This past summer, between early May and the end of July, the Food and Drug Administration issued warning letters to 14 individuals for violating the Federal Food, Drug, and Cosmetic Act and causing illegal drug residues to end up in animals intended for food. The individuals, two of whom were veterinarians, were asked to establish procedures to avoid repeating the mistake, or risk further regulatory action.
While the percentage of violative residues is low, incidents do occur (see JAVMA, June 15, 2003, page 1658). Some illegal residues exist because individuals use incorrect withdrawal times. And in other situations, certain antimicrobials are being used incorrectly within a species. Fluoroquinolones, for example, are prohibited for use in cattle intended for dairy production; they cannot even be stored in the milk house, milking barn, stable, or parlor.
According to Gloria Dunnavan, director of the Division of Compliance at the FDA Center for Veterinary Medicine, dairy cows that are culled because of a health issue are one of the classes of animals that are often found to have illegal residues. This is what happened to a California-based veterinarian who received a warning letter in July; he instructed that a dairy cow be treated with penicillin, after which the animal was slaughtered.
The warning letter reminded the veterinarian that, prior to prescribing or dispensing an approved new animal drug for an extralabel use in food animals, the veterinarian must establish a substantially extended withdrawal period prior to marketing an edible product; institute procedures to ensure maintenance of the treated animal's identity; and take appropriate measures to ensure that assigned time frames for withdrawal are met. This includes specifying a withdrawal/discard time on a drug label for any food that might be derived from a treated animal.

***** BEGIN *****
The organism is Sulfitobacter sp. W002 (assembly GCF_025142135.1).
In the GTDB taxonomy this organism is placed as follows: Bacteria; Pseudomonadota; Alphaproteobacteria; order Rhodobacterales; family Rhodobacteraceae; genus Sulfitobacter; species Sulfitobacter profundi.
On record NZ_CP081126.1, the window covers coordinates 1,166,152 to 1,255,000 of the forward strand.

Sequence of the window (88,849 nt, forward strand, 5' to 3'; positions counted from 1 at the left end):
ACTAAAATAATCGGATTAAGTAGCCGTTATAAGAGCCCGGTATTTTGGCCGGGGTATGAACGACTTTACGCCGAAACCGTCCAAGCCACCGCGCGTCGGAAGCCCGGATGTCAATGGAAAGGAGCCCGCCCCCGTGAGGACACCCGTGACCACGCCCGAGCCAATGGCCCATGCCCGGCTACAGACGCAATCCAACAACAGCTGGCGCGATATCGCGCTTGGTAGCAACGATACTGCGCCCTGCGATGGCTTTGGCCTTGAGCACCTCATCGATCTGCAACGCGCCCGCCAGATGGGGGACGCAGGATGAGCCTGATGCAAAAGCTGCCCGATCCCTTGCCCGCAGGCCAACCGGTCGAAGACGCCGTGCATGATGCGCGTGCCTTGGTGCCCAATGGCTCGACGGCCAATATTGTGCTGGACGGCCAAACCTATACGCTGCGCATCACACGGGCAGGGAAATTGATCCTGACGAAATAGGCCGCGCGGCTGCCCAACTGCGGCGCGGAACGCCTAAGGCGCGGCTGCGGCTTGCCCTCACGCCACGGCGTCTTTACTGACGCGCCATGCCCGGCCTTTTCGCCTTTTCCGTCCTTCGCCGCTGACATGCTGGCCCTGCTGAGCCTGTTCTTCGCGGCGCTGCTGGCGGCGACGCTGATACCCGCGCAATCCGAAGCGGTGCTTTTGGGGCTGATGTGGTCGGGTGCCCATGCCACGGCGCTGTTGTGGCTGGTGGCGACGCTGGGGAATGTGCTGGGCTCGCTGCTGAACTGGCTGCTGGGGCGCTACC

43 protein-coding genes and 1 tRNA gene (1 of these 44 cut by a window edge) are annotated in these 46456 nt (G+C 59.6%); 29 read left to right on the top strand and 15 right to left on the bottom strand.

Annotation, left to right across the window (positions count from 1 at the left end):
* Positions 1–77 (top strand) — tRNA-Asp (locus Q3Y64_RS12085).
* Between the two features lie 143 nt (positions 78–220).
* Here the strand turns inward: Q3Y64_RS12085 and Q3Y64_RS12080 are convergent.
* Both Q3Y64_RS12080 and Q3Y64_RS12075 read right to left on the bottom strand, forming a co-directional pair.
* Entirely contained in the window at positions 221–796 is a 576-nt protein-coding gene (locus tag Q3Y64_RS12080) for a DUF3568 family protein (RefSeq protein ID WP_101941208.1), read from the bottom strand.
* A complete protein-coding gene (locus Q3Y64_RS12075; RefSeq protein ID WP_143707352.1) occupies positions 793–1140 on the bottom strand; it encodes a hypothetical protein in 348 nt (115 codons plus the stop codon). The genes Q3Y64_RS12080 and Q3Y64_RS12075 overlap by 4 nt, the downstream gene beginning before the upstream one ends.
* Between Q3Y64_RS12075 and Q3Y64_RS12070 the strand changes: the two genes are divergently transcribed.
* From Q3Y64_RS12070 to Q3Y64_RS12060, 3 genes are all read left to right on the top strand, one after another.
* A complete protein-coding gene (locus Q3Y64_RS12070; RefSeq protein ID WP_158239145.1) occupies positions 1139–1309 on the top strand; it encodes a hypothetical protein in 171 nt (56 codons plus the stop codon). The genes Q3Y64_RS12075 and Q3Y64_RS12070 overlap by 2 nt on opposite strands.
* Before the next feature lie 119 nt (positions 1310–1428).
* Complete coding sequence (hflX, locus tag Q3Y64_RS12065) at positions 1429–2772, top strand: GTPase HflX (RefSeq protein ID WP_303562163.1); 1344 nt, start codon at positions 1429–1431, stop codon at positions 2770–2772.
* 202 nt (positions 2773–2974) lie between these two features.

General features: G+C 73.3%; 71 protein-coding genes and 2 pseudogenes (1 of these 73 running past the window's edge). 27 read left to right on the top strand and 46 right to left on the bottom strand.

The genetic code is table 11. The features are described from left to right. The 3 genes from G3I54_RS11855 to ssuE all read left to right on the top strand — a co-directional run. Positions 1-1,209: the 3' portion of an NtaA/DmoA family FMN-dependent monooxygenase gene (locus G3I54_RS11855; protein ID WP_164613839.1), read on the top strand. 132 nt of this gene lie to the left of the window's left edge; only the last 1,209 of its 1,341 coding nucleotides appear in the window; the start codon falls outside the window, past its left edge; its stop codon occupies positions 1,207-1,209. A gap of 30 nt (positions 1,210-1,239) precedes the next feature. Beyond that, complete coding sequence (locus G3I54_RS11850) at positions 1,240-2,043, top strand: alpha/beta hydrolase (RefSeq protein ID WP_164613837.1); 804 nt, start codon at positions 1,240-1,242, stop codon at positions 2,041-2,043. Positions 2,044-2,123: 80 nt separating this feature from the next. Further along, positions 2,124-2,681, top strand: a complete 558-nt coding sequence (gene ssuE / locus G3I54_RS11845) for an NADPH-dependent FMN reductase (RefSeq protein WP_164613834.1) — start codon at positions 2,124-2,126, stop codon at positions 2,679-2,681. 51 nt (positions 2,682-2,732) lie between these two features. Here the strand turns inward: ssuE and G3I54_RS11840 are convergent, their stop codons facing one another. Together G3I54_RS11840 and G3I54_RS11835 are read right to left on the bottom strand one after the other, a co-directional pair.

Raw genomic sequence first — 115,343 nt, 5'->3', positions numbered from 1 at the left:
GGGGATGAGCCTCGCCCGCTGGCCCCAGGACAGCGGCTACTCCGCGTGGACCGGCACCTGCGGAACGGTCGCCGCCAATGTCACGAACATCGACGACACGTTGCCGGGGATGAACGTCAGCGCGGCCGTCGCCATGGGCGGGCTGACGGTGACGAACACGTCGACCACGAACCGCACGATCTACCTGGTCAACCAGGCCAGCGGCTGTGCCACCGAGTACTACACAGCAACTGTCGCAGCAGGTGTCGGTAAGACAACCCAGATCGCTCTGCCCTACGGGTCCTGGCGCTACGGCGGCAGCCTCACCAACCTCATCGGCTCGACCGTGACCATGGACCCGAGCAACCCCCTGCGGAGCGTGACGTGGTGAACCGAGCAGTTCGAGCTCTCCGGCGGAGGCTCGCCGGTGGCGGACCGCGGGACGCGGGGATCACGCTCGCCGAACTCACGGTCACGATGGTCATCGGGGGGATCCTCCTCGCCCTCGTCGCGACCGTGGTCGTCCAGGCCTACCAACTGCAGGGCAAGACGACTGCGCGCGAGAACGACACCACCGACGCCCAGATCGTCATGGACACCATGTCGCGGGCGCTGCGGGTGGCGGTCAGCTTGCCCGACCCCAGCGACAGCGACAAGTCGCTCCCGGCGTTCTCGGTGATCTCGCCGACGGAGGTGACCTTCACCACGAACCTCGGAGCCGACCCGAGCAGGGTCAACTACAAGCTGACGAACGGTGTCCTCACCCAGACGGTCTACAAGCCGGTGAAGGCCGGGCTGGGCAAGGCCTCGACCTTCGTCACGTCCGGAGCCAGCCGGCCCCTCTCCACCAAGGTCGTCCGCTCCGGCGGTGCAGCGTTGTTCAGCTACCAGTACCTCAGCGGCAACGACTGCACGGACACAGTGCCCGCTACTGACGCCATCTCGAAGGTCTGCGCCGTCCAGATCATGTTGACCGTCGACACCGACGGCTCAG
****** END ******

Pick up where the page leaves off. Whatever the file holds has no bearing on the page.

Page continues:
In another case, a South Dakota-based veterinarian violated the Federal Food, Drug, and Cosmetic Act by, among other things, compounding and distributing animal drugs for extralabel use without a valid veterinarian-client-patient relationship. He also violated the law by compounding without determining that there were not approved animal or human drugs that would be effective in treating a condition; compounding from human drugs when an approved animal drug could have been used; and compounding and distributing drug products without proper labeling information. The veterinarian was issued a warning letter for these violations as well as for selling medicated feed premixes that were considered adulterated because of inadequate labeling.
According to Dunnavan, veterinarians have a responsibility to follow the regulations and educate their clients to make sure they are compliant. In many cases, the client may actually be administering the drug.
Individuals can obtain a copy of the "FDA and the Veterinarian" booklet as well as an Animal Medicinal Drug Use Clarification Act brochure, free of charge, from the AVMA by calling (800) 248-2862, Ext. 6636.